I visited this place in my trip to Israel in 2014. It has a dramatic cliff going down to the coast, but alas, not right on the water. Is this yet another “contradiction”? No. The texts, examined carefully, do not say that the pigs fell over the cliff into the sea, but that they ran down the cliff and then into the sea. Indeed, the cliff is shaped in a way that would allow them to do that (i.e., it’s not so steep that they couldn’t run down):

Matthew 8:32 (RSV) . . . the whole herd rushed down the steep bank into the sea, and perished in the waters.

Mark 5:13 . . . the herd, numbering about two thousand, rushed down the steep bank into the sea, and were drowned in the sea.

Luke 8:33 . . . and the herd rushed down the steep bank into the lake and were drowned.

Besides Dr. McGrew, others have argued that Gerasa (+ Gergesa?) are transliterations of Kursi:

Another possible resolution to the problem of the location of Gerasa has been proposed by Roger David Aus, who asserts that Gerasa may be a transliteration of Kursi . . . (Amanda Witmer, Jesus, the Galilean Exorcist: His Exorcisms in Social and Political Context [T&T Clark; 1st edition: April 26, 2012], 168; cf. further related reference on p. 183. Both pages were accessed through the “Look Inside” feature on Amazon; see it for much further context and linguistic argumentation from Aus)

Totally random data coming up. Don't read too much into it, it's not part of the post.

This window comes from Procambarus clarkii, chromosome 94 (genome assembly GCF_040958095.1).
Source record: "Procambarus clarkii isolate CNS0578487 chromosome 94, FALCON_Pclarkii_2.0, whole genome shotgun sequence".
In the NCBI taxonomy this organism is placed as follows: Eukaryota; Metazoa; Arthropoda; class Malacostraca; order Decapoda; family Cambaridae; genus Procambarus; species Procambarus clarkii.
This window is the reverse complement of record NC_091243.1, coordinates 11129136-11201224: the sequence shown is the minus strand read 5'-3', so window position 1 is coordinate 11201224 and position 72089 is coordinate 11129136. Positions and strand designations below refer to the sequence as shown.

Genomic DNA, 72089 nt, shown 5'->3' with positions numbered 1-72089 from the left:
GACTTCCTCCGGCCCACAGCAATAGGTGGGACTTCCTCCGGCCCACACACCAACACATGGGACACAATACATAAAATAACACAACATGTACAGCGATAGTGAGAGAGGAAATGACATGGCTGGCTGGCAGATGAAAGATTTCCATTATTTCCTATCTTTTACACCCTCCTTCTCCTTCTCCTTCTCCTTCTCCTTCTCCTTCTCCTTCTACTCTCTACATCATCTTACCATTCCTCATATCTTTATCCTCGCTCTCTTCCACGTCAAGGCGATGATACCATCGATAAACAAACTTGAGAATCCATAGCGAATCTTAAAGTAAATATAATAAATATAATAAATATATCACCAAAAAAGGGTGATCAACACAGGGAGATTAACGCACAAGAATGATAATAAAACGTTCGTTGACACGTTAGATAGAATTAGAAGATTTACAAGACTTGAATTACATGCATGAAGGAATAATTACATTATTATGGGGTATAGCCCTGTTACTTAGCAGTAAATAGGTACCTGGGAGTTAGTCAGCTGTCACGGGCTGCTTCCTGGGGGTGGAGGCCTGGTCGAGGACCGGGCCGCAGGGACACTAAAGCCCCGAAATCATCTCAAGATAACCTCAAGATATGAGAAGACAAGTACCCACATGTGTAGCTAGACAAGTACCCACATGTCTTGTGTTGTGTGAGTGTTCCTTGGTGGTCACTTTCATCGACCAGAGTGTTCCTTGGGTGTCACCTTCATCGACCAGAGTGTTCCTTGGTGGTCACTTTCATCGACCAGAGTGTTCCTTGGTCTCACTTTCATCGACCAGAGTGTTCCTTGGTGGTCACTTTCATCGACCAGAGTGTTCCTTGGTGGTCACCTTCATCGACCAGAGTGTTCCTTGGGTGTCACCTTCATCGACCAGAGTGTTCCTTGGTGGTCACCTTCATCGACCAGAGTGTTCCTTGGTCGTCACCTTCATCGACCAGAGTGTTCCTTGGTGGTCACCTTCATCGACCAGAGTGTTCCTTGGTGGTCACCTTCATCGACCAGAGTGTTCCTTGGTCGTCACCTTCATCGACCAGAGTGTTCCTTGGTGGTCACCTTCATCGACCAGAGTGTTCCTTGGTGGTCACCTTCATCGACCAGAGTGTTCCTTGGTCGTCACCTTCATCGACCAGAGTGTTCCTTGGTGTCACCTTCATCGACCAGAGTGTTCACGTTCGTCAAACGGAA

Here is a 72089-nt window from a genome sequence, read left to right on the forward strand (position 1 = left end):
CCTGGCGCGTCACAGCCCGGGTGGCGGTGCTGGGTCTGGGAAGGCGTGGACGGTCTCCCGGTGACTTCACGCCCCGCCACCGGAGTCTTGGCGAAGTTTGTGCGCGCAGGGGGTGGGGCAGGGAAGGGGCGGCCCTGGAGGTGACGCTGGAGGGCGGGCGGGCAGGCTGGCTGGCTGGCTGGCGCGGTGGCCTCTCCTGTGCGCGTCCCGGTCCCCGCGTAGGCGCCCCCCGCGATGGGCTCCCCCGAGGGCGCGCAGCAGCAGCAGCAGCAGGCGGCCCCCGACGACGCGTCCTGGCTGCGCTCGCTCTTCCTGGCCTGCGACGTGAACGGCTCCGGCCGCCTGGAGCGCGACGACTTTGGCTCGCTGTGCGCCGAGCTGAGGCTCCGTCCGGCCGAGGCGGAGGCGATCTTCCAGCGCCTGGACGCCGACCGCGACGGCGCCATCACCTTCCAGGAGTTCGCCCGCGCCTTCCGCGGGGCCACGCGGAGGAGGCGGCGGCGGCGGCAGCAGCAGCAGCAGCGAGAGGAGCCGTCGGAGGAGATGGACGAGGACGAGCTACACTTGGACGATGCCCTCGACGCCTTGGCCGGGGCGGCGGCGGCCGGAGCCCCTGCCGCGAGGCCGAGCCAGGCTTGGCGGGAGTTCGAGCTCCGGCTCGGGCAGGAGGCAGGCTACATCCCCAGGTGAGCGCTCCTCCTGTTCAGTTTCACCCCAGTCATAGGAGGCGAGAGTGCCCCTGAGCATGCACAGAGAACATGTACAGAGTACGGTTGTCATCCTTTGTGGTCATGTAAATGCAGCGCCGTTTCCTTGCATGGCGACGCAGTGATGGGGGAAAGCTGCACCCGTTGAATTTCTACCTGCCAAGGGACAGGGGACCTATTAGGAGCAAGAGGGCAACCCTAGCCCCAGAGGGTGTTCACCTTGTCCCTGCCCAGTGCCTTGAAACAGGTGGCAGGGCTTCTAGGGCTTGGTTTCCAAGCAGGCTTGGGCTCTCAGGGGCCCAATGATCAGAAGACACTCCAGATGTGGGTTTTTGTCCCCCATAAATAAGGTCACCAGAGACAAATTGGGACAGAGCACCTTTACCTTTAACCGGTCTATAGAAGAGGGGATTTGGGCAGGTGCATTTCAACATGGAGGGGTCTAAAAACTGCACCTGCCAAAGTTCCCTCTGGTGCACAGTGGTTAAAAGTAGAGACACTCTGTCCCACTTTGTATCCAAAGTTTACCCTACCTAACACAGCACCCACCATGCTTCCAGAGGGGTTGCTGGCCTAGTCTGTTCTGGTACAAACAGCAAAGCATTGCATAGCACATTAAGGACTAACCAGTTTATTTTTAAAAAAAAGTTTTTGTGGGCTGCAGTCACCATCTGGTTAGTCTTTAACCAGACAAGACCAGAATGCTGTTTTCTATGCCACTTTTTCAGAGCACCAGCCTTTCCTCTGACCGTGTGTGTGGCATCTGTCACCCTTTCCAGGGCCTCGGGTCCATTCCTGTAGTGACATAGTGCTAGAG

Lee A. Maxwell, in his doctoral dissertation for Concordia Seminary (St. Louis): Gadara of the Decapolis (1 May 1980), also finds this explanation quite plausible:

It has been suggested that Gerasa should actually be read as Gergesa, under the assumption that Gergesa was not well known enough so that the more renowned Gerasa was inserted into the text. More probable, however, is that the two were simply alternative spellings of the same name. In pronunciation the consonants grs and grgs would have been easily confused. Consequently, only when one thought of the alternative Gerasa (viz., Gerasa of the Decapolis) would there have been a problem of identification.

The following question, however, arises: If this Gergesa/Gerasa is the correct designation, where was its location on the southern or eastern side of the Sea of Galilee? Some have avoided specification (and speculation) simply by affirming that it was somewhere along the southern or southeastern shore of the lake.” One suggestion has been that it was at Beth-yerah (modern Khirbet al-Kerak on the southwest corner of the lake).” The presence of swine, however, indicates that the party landed in Gentile territory, and the area around Beth-yerah (at least that part of it west of the Jordan River) was in Galilee, that is, in Jewish territory.

The other proposed location for the site of Gergesa/Gerasa is along the eastern shore of the Sea of Galilee near the Wadi as-Samak. For both topographical and toponymical reasons Tell al-Kursi on the south side of this wadi seems to be the most attractive option. Excavations there testify to the ancient tradition attached to the site. . . . the combination of geography and tradition renders Tell al-Kursi, or somewhere in the vicinity, probably the most logical candidate for the location of ancient Gergesa/Gerasa. (pp. 48-50)